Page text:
Maybe I'm the last one to blog about this tragedy, the suicide of Robin Williams. My purpose is not to reiterate this loss, and this loss that creates a void in our entertainment lives. Many eloquent words have already been spoken. Instead I will focus as a person of faith on the matter of depression, in particular, suicide. Robin Williams and his self-destruction triggered these reflections.
How do followers of Jesus Christ, what do we make of suicide? I remember years ago when I was in a blue funk, and a dear friend asked me how I was doing, I grumbled, "Crummy, kind of bummed." To which my friend exhorted me, "Dale, too bad, Christ lives in you, you should be overjoyed." To which I angrily responded, "Too bad, it's true I am a Christian, but I'm a Christian in a blue funk today, tough!" My friend meant well, and his victorious triumphalism is one of the concerns. Is there no room for having a bad day and following Jesus? It's impossible to read the Psalms and think that because God is alive in me, all should always be peachy keen in me as well." So people who follow Jesus are entitled to bad days, but what about the matter of depression, chronic depression?
I'm no expert on this matter, but depression increasingly is understood not as a character flaw, but a disease state, something that merits therapeutic attention. Would we condemn someone with strep throat or breast cancer? I think not. So the question surfaces, is suicide the unpardonable sin? Some have said so. But...
I am cautious to usurp a throne of judgment that I cannot and must not occupy. Yet today and throughout centuries past, people have felt empowered to tell us who is in God's favor and who is not. So some are free or seemingly authorized to bring rulings such that a person who commits suicide is condemned to damnation and outside the grace of God. That would not be me. It occurs to me that sin leads to death, and condemnation; apart from the grace of God, how can any sin be atoned for. Surely suicide is not outside the umbrella of God's redemption. Some in the broad Christian communion assert that suicide is beyond God's redemptive work in Jesus Christ, and they self-proclaim accordingly. But condemned or not, who says so, by what authority do we speak to this issue? How about a survey of some scriptural insights.
John 3:16: speaks not of condemnation, but God's efforts to redeem, to rescue the world from its own sin.
Ephesians 2:8,9: promises that it's all about grace, and God is the primary actor in salvation, in redemption, not us, not our efforts. Our efforts merit condemnation, but that is not the last word, but the overcoming mercy of God in Christ by grace!
Romans 8:31,32: challenges those that limit the sphere of God's redemption; God held nothing back, not even his Son to rescue us.
2 Corinthians 5:21: Be wary of getting overly trapped in our own sins, because it was the atoning work of Jesus that confers upon us broken sinners the righteousness of God.
2 Corinthians 5:10: And yes, we face judgment, but the judge is also our redeemer.
The entire Bible speaks very little of suicide, but nowhere is it affirmed. Usually it's a matter of fact, so-n-so killed himself. Several times suicides are mentioned in the Old Testament, but only once is it spoken of in the New Testament, Judas. Such biblical insight, and a sparing reference to it in the biblical canon urges our caution when making eschatological conclusions about suicide and individual's destinies. My theological conclusions:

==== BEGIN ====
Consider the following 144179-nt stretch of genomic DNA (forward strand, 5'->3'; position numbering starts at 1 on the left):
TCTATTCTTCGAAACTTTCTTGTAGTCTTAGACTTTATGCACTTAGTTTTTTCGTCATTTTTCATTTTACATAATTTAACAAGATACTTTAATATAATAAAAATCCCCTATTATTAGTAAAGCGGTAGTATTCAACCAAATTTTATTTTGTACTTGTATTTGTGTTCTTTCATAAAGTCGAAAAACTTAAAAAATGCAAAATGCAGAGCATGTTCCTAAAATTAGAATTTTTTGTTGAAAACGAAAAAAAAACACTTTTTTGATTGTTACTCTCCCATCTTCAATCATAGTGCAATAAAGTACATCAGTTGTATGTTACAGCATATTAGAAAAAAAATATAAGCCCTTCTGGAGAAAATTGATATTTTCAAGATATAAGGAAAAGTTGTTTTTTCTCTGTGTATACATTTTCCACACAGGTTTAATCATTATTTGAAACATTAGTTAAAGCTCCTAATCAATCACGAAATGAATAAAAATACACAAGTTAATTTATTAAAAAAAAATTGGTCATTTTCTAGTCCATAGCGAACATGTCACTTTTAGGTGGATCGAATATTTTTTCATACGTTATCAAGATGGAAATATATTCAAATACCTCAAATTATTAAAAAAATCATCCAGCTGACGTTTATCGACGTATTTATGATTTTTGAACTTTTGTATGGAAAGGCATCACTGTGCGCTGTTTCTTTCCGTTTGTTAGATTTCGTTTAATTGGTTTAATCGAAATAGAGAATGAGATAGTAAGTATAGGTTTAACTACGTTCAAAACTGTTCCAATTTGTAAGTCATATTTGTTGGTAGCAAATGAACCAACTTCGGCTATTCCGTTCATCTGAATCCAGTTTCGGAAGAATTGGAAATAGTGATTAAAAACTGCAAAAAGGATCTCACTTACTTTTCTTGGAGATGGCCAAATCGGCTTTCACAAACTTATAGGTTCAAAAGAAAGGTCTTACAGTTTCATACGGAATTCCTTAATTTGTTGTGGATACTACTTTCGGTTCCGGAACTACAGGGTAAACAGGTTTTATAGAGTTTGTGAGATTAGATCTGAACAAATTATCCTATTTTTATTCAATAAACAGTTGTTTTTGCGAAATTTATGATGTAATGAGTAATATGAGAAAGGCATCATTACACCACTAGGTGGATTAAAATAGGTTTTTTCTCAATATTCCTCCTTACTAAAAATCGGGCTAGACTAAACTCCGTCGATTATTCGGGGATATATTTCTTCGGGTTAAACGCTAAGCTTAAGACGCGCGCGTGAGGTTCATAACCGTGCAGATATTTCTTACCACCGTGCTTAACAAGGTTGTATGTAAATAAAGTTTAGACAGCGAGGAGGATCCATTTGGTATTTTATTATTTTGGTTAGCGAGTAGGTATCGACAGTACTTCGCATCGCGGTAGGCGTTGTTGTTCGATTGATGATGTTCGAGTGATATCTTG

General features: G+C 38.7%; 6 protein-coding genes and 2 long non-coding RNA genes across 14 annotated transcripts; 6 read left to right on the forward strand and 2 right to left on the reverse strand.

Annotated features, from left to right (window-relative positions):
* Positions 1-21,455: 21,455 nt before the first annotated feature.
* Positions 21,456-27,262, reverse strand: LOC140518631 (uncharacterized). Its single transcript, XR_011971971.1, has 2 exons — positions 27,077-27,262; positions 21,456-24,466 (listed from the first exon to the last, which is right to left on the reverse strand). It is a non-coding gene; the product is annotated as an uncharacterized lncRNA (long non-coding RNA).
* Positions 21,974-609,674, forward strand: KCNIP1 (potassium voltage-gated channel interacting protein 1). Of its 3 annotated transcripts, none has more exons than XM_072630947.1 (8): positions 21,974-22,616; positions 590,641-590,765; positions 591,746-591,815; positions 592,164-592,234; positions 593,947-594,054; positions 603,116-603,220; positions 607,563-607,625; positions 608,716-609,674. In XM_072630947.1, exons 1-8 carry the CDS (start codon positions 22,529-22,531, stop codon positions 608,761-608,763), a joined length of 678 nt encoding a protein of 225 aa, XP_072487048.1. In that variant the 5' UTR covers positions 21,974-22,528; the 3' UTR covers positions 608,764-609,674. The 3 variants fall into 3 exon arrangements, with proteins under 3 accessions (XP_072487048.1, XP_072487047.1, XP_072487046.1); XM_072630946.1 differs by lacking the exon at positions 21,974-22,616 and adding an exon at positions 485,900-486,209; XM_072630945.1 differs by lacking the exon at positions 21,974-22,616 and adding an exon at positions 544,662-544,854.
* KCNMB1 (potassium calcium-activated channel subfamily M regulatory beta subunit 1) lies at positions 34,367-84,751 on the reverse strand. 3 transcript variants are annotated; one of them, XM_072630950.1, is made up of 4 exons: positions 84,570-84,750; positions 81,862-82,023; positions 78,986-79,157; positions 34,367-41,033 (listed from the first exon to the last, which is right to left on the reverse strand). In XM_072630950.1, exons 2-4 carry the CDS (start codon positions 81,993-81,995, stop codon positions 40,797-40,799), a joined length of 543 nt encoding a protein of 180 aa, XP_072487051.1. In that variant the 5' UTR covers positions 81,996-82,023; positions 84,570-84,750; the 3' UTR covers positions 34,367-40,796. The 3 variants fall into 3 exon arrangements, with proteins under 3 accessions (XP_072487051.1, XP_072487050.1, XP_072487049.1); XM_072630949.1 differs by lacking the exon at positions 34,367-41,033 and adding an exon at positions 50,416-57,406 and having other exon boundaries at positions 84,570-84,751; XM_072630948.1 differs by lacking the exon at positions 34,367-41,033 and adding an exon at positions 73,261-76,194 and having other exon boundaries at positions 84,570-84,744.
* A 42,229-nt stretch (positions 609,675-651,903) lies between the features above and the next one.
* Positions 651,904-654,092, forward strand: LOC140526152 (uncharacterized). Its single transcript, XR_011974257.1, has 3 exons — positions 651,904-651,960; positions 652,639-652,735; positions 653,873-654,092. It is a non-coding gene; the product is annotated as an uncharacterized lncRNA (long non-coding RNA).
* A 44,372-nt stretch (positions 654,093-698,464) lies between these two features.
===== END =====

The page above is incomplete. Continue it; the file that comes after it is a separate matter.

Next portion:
--Suicide is condemned.
--Suicide, like any sin, merits eternal consequence.
--Suicide, like any sin, does not seem to exist beyond the veil of God's redeeming grace in Jesus Christ. In other words, it is not the unpardonable sin. In short, the unpardonable sin is to call God's grace and truth, redemption a lie and to forsake redemption.
--No human person committing suicide or dying of some other cause...not one of those human beings stands before you or me in judgment or our theological pronouncement. There is only one who judges humans, and it's no one who preaches from a pulpit, or blogs, or teaches in a seminary; it's the Lord Jesus Christ, and him alone. Which brings me back to Robin Williams.
I have no information about this treasured actor, comedian, entertainer--I know nothing of his status with his Creator and judge. Neither am I in a position to rule on his eternal destiny, and I do not believe you are in a position to do so either. He was forthcoming about his long-term wrestling with depression. No doubt this demon led him to destroy himself and for us to lose him as a joy, or the very least, a fellow human being struggling to find meaning and joy in this up and down world. If I had an opportunity to speak with Mr. Williams a few days ago, I would have urged him to do what he probably was already doing, get the very best medical help he could to fight the demon called depression. I also would have been pleased to share the hope of Jesus Christ with him, and somehow convey the message of the Apostle Peter, "There is no salvation in no one else, for there is no other name under heaven given among mortals by which we must be saved." (Acts 4:12 NRS)
There is good news in the midst of this tragedy. Like you and me, Robin Williams' destiny is in the hands of a perfect, altogether righteous, fair and loving God. He's a whole lot better off in that court than before you or me, or any other human being who has ever lived. I take peace and a bittersweet joy in this truth.
Our world is a poorer place for his absence. Let's be friends, partners in this journey with one another, especially a partner in this journey who suffers from the demon depression. They need friends, lovers; they have no need of another judge.